- Organization overhaul. Successful execution of strategies in 2023 will in part hinge on a company’s alignment around key functions. Fashion executives need a new vision for what the organization of the future will require, focusing on attracting and retaining top talent, as well as on elevating teams and critical C-suite roles to execute priorities such as sustainability and digital acceleration.
How Bangladesh apparel manufacturers will fare in 2023
In contrast, despite the challenges persisting in the global fashion consumer market, the whole apparel demand is really strong. This is reflected in the readymade garment (RMG) manufacturing countries – especially in Bangladesh. Major apparel factories have reported that they are witnessing full capacity till June. While, in the Christmas period, the industry observed significant order growth.
Figure 4: Key consumer trends.
Shovon Islam, Managing Director, Sparrow Group and Chairman of the BGMEA’s Standing Committee on Press and Publicity said to Textile Today, “Fundamentally, the whole fashion apparel industry is very strong and its sales are pretty strong too. For instance, in the Christmas period, fashion sales were really strong across the EU and USA.”
“Overall the fashion market situation is very strong – which is reflected in McKinsey report – growth in the USA is quite strong. Especially women and kids are the winning categories. Although the EU is a little bit weak still it is quite good.”
Figure 5:Shovon Islam, Managing Director, Sparrow Group, Chairman at BGMEA’s Standing Committee.
“Most importantly, anything that is fashion is the clear winner. Not the basic items, rather, good quality fashionable polo T-shirts, casual fashionable shirts are in high demand. For example, my shirt factory is full up to June. And I do not make dress shirts, but rather, casual fashionable shirts – which are fully booked. The same scenario persists in the women category. As we make fashionable ladies’ wear – we are fully booked till June. This tells us that the state of fashion in 2023 is very bright and strong.”
Shovon Islam also added that, in the bottom category, the order is slow, at the same time, in the overall order scenario, order overflow – which was seen in the initial quarter of 2022 – is not there and Shovon Islam stresses that it is due to buyers’ mistake.
“But the brands and buyers are optimistically cautious about their inventory. Because, in the calendar year 2022, brands and buyers have over-bought knitwear and denim categories of garments in the wrong manner. Which is not a fault of the consumer market or the manufacturers. So, brands and buyers have an inventory problem in bought knitwear and denim categories. Similarly, they have scarcity in other garment categories.”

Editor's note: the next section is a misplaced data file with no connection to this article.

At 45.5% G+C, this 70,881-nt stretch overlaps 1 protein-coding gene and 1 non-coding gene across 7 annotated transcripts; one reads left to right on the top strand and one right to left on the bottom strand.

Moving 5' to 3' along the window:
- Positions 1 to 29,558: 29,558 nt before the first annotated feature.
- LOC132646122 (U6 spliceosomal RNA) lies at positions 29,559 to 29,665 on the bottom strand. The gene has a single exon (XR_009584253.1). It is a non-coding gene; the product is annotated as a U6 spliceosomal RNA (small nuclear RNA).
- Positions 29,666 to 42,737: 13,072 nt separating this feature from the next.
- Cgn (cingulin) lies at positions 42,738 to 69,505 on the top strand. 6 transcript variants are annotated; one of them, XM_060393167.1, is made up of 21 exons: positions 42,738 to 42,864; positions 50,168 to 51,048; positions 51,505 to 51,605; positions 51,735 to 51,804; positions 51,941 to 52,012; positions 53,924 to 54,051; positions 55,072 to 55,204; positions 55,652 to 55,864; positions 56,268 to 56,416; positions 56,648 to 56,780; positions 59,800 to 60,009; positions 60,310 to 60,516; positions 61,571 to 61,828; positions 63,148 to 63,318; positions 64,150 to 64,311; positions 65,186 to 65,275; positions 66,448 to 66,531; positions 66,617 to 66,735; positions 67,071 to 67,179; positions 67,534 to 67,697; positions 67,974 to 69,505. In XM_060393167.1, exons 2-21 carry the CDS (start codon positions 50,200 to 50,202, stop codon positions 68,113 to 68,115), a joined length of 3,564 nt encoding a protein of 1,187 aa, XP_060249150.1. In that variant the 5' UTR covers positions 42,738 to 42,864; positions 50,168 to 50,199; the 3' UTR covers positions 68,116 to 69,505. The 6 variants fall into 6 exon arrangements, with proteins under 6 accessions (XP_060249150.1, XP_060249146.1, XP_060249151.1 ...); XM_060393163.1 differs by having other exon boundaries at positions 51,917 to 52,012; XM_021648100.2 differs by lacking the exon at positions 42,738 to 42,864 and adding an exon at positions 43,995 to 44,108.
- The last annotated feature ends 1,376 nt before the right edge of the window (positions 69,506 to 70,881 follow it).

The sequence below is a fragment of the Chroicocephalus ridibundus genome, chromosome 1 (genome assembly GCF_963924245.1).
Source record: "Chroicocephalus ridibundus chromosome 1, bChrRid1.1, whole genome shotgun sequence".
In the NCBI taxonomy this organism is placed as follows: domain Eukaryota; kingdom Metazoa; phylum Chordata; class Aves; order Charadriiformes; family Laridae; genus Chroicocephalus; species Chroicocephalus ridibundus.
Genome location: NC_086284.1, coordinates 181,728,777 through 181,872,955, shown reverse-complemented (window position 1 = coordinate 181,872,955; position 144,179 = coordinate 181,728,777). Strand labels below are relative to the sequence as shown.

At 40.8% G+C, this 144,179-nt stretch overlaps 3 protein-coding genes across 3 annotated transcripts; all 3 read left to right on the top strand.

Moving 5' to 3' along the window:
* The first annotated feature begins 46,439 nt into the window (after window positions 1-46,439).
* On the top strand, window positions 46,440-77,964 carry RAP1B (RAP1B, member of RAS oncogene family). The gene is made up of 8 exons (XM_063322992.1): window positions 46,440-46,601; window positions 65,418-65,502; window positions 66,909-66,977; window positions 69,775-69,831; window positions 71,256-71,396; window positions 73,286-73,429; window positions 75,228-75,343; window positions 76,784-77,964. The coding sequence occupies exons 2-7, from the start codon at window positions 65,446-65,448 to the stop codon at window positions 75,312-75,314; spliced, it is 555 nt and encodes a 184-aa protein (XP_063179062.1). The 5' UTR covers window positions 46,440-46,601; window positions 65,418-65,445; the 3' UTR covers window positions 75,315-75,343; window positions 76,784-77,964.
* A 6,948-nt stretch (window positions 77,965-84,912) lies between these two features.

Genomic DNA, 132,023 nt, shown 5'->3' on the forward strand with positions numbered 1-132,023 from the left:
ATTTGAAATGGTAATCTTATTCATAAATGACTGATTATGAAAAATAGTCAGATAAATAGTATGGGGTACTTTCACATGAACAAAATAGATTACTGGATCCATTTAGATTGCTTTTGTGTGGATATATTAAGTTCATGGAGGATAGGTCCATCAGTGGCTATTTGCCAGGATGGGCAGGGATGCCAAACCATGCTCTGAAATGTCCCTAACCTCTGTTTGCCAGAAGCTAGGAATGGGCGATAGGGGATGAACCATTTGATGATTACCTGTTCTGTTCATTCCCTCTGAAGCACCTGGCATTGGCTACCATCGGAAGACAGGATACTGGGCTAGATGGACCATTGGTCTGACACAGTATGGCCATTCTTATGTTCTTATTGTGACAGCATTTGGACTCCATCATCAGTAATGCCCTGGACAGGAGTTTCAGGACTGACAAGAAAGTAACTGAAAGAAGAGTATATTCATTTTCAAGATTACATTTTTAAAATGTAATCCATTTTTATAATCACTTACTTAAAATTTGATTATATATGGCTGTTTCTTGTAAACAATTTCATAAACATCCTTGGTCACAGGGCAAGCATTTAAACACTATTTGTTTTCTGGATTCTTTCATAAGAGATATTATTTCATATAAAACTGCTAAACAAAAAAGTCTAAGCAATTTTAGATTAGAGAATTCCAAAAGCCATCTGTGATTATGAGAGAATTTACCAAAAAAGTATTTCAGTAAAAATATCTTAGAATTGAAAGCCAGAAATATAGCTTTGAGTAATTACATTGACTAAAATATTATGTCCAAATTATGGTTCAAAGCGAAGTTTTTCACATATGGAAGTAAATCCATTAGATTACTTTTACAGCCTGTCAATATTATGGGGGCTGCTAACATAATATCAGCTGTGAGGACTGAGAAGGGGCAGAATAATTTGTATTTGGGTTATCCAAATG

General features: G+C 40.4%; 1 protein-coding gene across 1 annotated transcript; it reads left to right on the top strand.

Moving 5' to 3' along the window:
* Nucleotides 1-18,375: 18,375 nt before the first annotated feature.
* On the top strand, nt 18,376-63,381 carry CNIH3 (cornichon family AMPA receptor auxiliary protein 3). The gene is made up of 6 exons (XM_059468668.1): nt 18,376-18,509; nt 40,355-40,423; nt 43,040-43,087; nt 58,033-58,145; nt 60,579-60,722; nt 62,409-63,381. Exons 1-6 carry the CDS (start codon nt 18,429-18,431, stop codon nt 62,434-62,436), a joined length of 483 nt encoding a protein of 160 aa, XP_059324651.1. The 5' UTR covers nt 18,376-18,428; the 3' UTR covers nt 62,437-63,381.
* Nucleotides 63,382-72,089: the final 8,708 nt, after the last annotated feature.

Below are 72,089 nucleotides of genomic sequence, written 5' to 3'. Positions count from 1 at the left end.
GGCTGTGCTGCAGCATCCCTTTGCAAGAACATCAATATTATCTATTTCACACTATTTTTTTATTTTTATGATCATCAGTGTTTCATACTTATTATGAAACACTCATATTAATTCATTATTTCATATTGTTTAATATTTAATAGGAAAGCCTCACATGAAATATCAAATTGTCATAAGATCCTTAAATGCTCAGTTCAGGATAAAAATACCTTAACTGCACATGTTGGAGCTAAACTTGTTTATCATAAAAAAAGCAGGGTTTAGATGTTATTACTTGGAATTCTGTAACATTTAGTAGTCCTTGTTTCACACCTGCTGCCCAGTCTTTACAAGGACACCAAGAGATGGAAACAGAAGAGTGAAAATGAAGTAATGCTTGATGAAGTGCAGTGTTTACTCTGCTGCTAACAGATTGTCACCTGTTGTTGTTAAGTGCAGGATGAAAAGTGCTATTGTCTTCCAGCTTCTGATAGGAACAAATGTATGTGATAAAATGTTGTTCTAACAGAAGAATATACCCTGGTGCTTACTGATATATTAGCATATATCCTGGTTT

Shovon Islam added that this scenario persists among all the leading brands and buyers, he told, “I have talked to all the top retailers in the world and they all are in the same boat. As a result, we manufacturers are facing challenges – due to buyers’ mistake of wrong buying – as Bangladesh predominantly produces knitwear and denim. That is why we witness a shrink in orders in both knitwear and denim categories.”
“Still the overall market scenario is robust, though it is not as strong as our apparel export target, despite that we will observe sustained growth in 2023. And McKinsey report’s reflection is clearly depicted in our order situation.”
In terms of sourcing shift – Shovon Islam added, “Although USA and EU buyers are placing orders in China, they are not doing it happily. Rather, buyers are sourcing from China due to the country’s capacity and capability. At the same time, they do not want to put everything in the same basket and put everything in Bangladesh. Yes, a lot of buyers are sourcing garments from Vietnam but US and EU buyers are not happy either – because a lot of Vietnamese apparel factories are owned by Chinese entrepreneurs. And western buyers fear that Xinxiang cotton might end up in their garments made in Vietnam. So, it is a bit of a risky factor.”
As for China’s strategy, the BGMEA leader opined that China is moving away from apparel manufacturing and refocusing on other high-end industries. He added, “At the same time, China is producing fashion apparel for its domestic market. They are reducing their dependency on US apparel buyers – which is one of the reasons, we witness that the country is sourcing fewer garments from abroad. And Bangladesh’s apparel export to China is going down every year.”
In terms of the Asia-Pacific and Middle East apparel market boost in McKinsey report and what Bangladesh apparel industry should do, Shovon Islam said, “A few years back, Bangladesh apparel industry took the initiative to develop the new market as part of apparel export diversification. And we are getting good results in new markets – namely, India, South Korea, Japan, Australia, etc. Already, the export earning has crossed $6 billion in new markets.”
On a different note, Shovon Islam said, “China is working strongly to capture the Middle Eastern apparel market. I personally know that China has specifically launched programs to capture the Middle East apparel market. Big Chinese fashion makers have set up their new marketing and R&D wing, developing fabric and styles to capture the Middle East apparel market. Because China believes that the Middle East apparel market will grow significantly and McKinsey report also says that.”
Bangladesh’s apparel industry should also put focus on the Middle East apparel market. Because in the Middle East market, our penetration is very low. And the Middle East apparel market demand is a bit different – which is more on the high-end quality garment side. So, we should focus on this aspect of the Middle East apparel market.”